Painting   Tactics   Army Lists   Battle Reports   Reviews   Archives
Saturday, January 26, 2013

A Cunning Scheme: Feigning and trapping

I wanted to share a strategic move I performed while going up against a Beastmen army down at the gaming club last week. My opponent was running a Gor Horde of around 40 models, joined by a Beastlord, a Wargor BSB and a Great Bray-Shaman. They had the Beast Banner for +1 strength and was backed up by three shamans with the Wyssan's Wildform signature spells (granting them 1+ S and T). So they were almost certain to have somewhere between S and T 5-7. With Primal Fury for re-rolls and a higher initiative than my troops, defeating this Horde was certainly non-trivial. I went about it with a cunning scheme.

Trolls and Savage Orcs prepare to take on a Gor Horde

What is not shown in the picture above is the left flank, where my Giant is sneaking around (well, kind of) to threaten a flank charge on the Gor Horde. This alone would definitely not break them, but any time a potentially devastating monster is threatening a flank, the player tends to feel pressured. I wanted him to attack and fight on my terms, so I tried to urge him to charge now rather than waiting for more units to get in position.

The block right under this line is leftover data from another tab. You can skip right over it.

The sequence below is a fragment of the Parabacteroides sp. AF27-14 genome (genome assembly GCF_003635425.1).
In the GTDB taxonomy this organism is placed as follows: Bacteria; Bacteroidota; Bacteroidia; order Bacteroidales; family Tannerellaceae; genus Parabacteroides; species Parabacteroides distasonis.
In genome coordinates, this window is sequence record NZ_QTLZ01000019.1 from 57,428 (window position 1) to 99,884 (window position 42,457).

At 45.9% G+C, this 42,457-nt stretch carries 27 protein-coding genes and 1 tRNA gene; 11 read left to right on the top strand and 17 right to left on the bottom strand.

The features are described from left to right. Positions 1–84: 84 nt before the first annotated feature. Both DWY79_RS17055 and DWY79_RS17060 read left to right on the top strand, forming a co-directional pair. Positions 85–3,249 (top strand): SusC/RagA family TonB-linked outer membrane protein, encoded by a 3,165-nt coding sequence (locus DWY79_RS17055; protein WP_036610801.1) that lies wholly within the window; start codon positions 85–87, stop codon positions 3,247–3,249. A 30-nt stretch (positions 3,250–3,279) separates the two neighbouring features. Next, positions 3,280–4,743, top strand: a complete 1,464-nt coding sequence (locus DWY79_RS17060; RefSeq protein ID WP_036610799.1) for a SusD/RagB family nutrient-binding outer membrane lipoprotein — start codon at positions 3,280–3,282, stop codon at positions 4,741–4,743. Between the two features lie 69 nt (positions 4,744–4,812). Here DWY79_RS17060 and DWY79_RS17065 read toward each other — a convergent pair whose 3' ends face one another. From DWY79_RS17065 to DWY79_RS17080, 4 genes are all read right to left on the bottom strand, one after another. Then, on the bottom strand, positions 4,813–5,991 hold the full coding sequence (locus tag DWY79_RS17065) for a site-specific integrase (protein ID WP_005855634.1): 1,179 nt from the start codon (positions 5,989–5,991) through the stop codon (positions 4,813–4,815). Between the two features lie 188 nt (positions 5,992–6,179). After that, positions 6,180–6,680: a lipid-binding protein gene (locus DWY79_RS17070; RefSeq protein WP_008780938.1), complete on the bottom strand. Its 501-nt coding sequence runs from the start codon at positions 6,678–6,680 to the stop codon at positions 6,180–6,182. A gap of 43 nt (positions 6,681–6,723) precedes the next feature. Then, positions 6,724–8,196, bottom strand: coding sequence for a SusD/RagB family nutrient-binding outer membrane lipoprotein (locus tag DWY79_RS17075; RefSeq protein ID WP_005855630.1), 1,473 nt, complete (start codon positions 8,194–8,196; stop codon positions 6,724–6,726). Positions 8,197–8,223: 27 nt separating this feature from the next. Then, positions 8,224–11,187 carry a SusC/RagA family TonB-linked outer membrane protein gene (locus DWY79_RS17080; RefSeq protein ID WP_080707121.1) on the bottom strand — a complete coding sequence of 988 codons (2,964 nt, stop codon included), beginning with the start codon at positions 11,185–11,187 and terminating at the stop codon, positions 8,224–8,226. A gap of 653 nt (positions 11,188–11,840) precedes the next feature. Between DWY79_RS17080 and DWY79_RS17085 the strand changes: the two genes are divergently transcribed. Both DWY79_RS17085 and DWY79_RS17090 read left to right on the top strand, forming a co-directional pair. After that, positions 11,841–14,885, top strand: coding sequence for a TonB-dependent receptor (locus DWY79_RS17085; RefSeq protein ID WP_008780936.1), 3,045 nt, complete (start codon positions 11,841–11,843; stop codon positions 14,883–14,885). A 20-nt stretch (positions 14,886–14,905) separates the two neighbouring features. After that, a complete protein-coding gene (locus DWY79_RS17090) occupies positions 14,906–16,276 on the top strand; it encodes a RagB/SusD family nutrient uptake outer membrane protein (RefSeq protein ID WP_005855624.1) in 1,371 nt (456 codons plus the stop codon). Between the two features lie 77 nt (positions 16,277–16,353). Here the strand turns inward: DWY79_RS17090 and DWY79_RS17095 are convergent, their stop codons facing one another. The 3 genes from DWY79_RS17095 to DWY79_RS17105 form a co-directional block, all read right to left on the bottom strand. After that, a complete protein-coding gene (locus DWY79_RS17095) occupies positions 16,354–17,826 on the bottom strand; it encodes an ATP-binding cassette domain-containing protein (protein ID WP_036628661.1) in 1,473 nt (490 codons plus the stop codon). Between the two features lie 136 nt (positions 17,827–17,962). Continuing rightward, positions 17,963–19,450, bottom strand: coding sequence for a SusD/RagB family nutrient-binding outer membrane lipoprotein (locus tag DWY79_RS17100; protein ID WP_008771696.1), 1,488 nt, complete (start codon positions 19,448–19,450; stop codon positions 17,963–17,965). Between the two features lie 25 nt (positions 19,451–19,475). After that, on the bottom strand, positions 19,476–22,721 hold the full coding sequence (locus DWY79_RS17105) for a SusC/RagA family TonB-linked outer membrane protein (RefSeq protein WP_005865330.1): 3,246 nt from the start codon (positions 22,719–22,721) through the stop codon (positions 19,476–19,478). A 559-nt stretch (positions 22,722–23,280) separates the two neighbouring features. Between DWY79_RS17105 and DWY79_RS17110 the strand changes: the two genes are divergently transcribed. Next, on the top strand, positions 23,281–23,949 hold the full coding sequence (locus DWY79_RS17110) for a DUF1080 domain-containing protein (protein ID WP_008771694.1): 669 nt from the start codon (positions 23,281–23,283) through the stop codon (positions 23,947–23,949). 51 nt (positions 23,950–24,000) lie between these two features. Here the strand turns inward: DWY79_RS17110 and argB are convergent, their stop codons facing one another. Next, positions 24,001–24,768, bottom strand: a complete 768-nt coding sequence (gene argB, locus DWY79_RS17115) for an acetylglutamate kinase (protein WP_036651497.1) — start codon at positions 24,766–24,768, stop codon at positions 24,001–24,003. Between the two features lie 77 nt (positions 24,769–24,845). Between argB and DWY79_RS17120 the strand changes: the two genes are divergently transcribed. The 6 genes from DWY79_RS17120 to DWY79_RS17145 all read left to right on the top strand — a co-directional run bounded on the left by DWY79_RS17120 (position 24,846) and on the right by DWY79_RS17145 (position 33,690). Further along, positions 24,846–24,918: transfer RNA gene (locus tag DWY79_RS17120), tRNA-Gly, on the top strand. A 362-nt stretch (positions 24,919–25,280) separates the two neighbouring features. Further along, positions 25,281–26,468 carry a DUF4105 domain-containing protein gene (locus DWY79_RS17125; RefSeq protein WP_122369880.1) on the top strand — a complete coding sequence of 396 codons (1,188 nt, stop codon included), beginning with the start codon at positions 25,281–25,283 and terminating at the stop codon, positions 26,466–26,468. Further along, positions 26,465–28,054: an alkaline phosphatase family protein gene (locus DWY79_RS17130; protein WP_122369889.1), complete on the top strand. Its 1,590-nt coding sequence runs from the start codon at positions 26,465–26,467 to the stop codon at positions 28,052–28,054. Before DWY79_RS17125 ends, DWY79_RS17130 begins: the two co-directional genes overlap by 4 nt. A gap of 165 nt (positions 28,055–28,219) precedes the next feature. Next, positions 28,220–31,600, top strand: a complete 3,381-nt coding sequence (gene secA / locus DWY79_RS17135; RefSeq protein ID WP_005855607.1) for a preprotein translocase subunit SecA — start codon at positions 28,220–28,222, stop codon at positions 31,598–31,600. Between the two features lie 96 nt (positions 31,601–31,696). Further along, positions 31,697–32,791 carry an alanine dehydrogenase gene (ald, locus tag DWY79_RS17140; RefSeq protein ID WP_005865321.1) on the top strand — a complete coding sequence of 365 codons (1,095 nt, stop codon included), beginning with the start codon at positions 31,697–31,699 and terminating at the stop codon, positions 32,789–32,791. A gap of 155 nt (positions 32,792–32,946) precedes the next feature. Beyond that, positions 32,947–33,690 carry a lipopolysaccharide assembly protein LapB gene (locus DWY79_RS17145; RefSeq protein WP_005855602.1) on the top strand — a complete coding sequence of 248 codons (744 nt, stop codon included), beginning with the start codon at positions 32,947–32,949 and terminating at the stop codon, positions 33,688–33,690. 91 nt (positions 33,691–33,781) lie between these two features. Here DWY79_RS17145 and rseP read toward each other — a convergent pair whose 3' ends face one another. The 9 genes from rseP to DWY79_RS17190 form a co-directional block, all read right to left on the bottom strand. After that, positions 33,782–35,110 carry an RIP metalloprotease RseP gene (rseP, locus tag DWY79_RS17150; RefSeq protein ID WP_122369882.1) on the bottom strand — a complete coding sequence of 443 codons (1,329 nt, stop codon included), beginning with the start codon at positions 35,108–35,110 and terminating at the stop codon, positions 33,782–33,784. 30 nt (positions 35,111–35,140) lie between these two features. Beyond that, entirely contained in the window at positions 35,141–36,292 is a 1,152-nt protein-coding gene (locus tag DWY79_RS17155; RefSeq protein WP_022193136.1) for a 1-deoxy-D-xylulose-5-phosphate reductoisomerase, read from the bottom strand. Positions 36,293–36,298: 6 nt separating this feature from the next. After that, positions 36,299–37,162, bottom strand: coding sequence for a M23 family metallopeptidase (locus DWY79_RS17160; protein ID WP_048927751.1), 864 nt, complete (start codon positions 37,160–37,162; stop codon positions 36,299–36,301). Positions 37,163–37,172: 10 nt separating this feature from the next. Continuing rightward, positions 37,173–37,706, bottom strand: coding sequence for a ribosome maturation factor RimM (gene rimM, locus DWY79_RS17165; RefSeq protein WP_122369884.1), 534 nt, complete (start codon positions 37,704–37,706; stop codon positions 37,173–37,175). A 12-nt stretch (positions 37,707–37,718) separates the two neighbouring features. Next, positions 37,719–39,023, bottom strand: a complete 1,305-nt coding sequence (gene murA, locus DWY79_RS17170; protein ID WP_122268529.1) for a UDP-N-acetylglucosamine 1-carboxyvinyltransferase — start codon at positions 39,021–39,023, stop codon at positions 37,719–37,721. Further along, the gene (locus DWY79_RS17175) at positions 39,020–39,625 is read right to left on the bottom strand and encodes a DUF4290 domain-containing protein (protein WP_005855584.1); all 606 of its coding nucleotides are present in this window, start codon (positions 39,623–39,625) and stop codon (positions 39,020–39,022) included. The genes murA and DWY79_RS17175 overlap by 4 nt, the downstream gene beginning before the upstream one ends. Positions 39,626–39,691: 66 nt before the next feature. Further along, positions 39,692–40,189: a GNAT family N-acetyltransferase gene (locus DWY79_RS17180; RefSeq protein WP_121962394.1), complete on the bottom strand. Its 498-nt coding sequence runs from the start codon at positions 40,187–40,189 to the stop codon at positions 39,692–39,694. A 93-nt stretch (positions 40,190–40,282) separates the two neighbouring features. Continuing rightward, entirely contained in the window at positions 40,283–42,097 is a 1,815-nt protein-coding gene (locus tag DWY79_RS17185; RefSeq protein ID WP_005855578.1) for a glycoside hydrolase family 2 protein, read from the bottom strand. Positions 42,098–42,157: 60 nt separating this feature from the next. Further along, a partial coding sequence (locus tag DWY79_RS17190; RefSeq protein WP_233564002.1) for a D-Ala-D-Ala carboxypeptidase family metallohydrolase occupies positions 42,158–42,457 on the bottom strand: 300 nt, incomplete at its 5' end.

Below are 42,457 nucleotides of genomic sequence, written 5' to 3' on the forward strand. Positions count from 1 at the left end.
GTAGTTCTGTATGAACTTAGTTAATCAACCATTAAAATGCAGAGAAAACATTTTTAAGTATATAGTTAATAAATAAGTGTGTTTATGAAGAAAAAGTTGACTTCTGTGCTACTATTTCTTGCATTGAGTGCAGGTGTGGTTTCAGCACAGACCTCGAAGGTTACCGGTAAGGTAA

An aggressive Giant forced my opponent to spend a Razorgor to redirect him, despite him not actually being in combat with anything. If he didn't, he probably felt that the Giant could pin him in place for a few turns, cause a lot of casualties while I moved my units to take out his support (the 2nd Gor unit) and outflank him.

As the Razorgor was charged by my Giant, it was unable to take out my 20 bowgobbos. So instead I reformed them into a Horde of their own and moved in front of the Trolls. The idea was not to redirect the Gor Horde, but to make sure that he would be fighting my main combat units during my turn and that I would be able to pick which one of the units he charged. Because I reformed the Night Goblins into a Horde, that meant I could predict how he would align against me if he charged (he had to maximize models, so one Gor would stick out slightly on each side). For my magic, I made sure the one spell I got through was giving my gobbos poison. 

My third move was to place the Savage Orcs slightly ahead of the Trolls and with one model within the path of the Gor's potential overrun. This meant that if the Gors overran, they would only be able to get in base contact with a single model from the Savage Orcs (since they can't wheel more due to bumping into the Trolls). From a first glance, this would seem like a good trade for the Beastmen: Rather than being combo charged by 8 Trolls and 26 Savage Orcs with 3 characters, he would be fighting a single model from the orc unit and allow his entire Gor Horde to fight my 8 Trolls.